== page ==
Thursday, 1 January 2009

Genesis of the word "Vampire"


The English word vampire was borrowed (perhaps via French vampire) from German Vampir, in turn borrowed in early 18th century from Serbian вампир/vampir or, according to some sources, from Hungarian vámpír. The Serbian and Hungarian forms have parallels in virtually all Slavic languages: Bulgarian вампир (vampir), вапир (vapir) or въпир (vəpir), Croatian vampir, Czech and Slovak upír, Polish wąpierz and (perhaps East Slavic-influenced) upiór, Russian упырь (upyr'), Belarussian упiр (upyr), Ukrainian упирь (upir' ), from Old Russian упирь (upir'). The etymology is uncertain. Among the proposed proto-Slavic forms are *ǫpyr' and *ǫpir'. The Slavic word might, like its possible Russian cognate netopyr' ("bat"), come from the Proto-Indo-European root for "to fly". Another theory has it that the Slavic word comes from a Turkic word denoting an evil supernatural entity (cf. Kazan Tatar ubyr "witch"). This theory has now become obsolete, but has recently been embraced by one Polish scholar. The word Upir as a term for vampire is found for the first time in written form in 1047 in a letter to a Novgorodian prince referring to him as 'Upir Lichyj' (Wicked Vampire).

Tales of the undead craving blood are ancient and found in nearly every culture around the world. Vampire-like spirits called the Lilu are mentioned in early Babylonian demonology, and the bloodsucking Akhkharu even earlier in the Sumerian mythology. These female demons were said to roam during the hours of darkness, hunting and killing newborn babies and pregnant women. One of these demons, named Lilitu, was later adapted into Jewish demonology as Lilith. Lilitu/Lilith is sometimes called the mother of all vampires.

In India, tales of the Vetalas, ghoul-like beings that inhabit corpses, are found in old Sanskrit folklore. A prominent story tells of King Vikramāditya and his nightly quests to capture an elusive Vetala. The stories of the Vetala have been compiled in the book Baital Pachisi.

The Ancient Egyptian goddess Sekhmet in one myth became full of bloodlust after slaughtering humans and was only sated after drinking alcohol coloured as blood.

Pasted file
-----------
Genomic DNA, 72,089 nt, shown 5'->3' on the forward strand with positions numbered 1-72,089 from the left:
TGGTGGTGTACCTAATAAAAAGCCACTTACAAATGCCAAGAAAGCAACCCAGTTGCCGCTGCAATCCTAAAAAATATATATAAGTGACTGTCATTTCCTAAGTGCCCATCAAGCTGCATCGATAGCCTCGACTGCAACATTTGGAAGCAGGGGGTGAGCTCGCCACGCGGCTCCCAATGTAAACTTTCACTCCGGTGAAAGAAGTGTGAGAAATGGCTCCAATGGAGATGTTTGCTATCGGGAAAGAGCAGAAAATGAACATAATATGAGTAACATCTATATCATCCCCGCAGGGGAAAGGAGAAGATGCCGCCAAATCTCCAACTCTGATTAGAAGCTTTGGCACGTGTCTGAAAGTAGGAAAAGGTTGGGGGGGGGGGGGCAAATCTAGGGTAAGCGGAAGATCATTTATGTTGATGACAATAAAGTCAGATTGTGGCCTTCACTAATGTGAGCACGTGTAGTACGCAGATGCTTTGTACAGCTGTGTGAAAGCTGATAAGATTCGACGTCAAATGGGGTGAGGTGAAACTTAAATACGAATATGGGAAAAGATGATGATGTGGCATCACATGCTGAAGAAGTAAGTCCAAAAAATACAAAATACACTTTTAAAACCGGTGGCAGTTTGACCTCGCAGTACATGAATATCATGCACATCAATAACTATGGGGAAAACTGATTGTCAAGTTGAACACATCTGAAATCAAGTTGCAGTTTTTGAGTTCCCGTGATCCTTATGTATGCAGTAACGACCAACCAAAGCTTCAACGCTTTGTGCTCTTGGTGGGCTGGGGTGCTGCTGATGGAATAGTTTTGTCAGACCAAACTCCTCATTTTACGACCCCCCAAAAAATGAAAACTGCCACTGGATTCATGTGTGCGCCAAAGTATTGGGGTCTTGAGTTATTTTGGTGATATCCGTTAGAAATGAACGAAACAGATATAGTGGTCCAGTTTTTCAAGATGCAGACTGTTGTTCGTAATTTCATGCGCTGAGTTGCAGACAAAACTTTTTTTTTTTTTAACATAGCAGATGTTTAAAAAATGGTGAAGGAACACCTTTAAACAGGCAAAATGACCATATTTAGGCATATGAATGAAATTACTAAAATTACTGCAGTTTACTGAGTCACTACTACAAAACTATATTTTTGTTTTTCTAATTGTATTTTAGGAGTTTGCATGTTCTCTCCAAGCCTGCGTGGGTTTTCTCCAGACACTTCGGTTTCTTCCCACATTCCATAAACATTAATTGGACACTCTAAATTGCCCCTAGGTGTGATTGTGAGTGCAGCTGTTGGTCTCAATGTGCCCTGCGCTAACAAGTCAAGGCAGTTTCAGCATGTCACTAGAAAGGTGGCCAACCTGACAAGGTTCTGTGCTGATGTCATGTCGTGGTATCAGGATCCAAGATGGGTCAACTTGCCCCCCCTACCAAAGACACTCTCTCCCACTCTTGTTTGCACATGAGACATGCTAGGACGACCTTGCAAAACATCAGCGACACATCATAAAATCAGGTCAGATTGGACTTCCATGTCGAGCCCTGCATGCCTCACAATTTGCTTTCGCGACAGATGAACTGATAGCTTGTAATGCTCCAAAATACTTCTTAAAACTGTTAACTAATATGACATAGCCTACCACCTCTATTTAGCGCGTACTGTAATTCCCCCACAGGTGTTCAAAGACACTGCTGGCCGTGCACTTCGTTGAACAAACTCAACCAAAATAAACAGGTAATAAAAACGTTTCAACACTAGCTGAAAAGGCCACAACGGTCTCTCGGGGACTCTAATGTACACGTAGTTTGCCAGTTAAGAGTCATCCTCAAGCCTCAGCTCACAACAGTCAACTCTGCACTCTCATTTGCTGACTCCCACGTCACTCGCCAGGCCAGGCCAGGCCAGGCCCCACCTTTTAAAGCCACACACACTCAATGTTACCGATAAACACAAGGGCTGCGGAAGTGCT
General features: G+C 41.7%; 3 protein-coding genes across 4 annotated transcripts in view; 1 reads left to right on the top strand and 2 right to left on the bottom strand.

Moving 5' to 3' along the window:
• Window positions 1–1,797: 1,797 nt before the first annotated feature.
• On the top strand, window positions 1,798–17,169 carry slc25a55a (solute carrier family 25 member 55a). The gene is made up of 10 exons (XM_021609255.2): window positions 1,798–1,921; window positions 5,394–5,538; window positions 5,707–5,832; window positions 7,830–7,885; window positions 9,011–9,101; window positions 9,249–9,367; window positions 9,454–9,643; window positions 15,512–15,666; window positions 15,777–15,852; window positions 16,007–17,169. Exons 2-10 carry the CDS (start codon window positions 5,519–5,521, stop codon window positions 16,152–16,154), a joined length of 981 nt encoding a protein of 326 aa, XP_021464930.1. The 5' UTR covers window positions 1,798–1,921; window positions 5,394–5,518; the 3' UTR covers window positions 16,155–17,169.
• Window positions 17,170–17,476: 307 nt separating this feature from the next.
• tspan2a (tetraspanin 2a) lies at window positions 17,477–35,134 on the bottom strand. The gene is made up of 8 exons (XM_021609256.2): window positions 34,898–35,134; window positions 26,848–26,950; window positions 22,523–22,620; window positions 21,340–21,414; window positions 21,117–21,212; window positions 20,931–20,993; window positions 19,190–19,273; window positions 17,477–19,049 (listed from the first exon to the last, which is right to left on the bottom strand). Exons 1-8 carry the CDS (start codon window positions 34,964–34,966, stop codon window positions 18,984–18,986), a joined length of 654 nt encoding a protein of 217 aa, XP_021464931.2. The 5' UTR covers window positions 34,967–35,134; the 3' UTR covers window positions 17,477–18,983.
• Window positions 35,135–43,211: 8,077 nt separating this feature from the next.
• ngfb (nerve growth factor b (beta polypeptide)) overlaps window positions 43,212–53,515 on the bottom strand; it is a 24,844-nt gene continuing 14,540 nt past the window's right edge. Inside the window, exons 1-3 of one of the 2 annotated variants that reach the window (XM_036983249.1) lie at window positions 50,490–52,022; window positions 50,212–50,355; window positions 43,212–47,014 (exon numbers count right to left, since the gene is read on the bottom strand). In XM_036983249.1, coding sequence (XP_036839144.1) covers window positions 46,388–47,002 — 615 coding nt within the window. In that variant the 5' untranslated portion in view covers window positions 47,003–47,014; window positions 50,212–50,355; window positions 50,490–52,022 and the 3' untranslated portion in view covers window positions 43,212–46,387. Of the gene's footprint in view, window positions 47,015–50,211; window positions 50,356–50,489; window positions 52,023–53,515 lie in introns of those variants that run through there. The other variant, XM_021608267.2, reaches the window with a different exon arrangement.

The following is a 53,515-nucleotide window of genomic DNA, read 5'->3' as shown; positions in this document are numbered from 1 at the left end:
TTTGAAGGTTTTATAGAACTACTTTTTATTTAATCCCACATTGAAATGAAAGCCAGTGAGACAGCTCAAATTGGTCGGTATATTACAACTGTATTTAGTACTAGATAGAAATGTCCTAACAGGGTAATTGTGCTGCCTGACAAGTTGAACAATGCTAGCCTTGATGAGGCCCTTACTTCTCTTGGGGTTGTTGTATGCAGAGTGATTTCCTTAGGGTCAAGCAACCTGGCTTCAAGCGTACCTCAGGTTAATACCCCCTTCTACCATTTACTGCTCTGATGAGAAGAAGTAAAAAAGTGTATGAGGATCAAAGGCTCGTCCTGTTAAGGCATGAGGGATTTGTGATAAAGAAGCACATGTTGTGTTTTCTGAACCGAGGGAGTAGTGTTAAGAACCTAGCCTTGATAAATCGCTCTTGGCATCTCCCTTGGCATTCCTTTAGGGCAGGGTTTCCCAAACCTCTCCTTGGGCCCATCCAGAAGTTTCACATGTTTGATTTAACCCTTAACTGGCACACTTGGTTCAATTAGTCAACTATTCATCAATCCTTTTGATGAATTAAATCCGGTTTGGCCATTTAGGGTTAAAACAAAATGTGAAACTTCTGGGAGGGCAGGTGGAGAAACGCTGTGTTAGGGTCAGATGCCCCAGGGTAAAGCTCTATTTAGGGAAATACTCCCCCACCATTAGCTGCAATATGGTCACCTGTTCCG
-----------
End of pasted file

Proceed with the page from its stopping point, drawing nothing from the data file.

In Homer's Odyssey, the shades that Odysseus meets on his journey to the underworld are lured to the blood of freshly sacrificed rams, a fact that Odysseus uses to his advantage to summon the shade of Tiresias. Roman tales describe the strix, a nocturnal bird that fed on human flesh and blood. The Roman strix is the source of the Romanian vampire, the Strigoi and the Albanian Shtriga, which also show Slavic influence.

In early Slavic folklore, a vampire drank blood, was afraid of (but could not be killed by) silver and could be destroyed by cutting off its head or by putting a wooden stake into its heart.

Medieval historians and chroniclers Walter Map and William of Newburgh recorded the earliest English stories of vampires in the 12th century.

Many vampire legends also bear similarities to legends and religious beliefs regarding succubi or incubi.

The Oxford English Dictionary dates the first appearance of the word vampire in English from 1734, in a travelogue titled Travels of Three English Gentlemen published in the Harleian Miscellany in 1745. Vampires had already been discussed in German literature. After Austria gained control of northern Serbia and Oltenia in 1718, officials noted the local practice of exhuming bodies and "killing vampires". These reports, prepared between 1725 and 1732, received widespread publicity.